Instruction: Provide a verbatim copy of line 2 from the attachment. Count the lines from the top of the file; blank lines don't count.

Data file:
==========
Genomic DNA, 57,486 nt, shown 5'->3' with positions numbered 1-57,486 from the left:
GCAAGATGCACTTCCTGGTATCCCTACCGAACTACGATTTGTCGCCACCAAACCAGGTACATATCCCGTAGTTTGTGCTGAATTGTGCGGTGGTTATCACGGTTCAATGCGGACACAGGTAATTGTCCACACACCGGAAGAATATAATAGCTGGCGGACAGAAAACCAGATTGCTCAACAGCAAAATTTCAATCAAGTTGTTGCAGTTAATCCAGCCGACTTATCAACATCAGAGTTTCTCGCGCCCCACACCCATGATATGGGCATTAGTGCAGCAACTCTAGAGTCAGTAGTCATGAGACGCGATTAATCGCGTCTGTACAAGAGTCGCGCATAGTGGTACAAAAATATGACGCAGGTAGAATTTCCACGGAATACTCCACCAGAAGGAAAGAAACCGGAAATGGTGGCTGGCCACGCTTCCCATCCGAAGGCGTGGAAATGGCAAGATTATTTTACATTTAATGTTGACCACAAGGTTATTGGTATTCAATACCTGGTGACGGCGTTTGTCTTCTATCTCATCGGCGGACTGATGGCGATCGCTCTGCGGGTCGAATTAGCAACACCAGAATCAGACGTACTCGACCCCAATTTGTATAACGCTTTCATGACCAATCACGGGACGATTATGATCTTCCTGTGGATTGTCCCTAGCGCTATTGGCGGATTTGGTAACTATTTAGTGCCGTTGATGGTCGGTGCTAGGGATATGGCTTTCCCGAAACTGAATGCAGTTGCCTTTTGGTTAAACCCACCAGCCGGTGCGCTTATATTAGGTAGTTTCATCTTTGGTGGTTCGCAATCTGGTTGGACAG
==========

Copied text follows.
GCAAGATGCACTTCCTGGTATCCCTACCGAACTACGATTTGTCGCCACCAAACCAGGTACATATCCCGTAGTTTGTGCTGAATTGTGCGGTGGTTATCACGGTTCAATGCGGACACAGGTAATTGTCCACACACCGGAAGAATATAATAGCTGGCGGACAGAAAACCAGATTGCTCAACAGCAAAATTTCAATCAAGTTGTTGCAGTTAATCCAGCCGACTTATCAACATCAGAGTTTCTCGCGCCCCACACCCATGATATGGGCATTAGTGCAGCAACTCTAGAGTCAGTAGTCATGAGACGCGATTAATCGCGTCTGTACAAGAGTCGCGCATAGTGGTACAAAAATATGACGCAGGTAGAATTTCCACGGAATACTCCACCAGAAGGAAAGAAACCGGAAATGGTGGCTGGCCACGCTTCCCATCCGAAGGCGTGGAAATGGCAAGATTATTTTACATTTAATGTTGACCACAAGGTTATTGGTATTCAATACCTGGTGACGGCGTTTGTCTTCTATCTCATCGGCGGACTGATGGCGATCGCTCTGCGGGTCGAATTAGCAACACCAGAATCAGACGTACTCGACCCCAATTTGTATAACGCTTTCATGACCAATCACGGGACGATTATGATCTTCCTGTGGATTGTCCCTAGCGCTATTGGCGGATTTGGTAACTATTTAGTGCCGTTGATGGTCGGTGCTAGGGATATGGCTTTCCCGAAACTGAATGCAGTTGCCTTTTGGTTAAACCCACCAGCCGGTGCGCTTATATTAGGTAGTTTCATCTTTGGTGGTTCGCAATCTGGTTGGACAG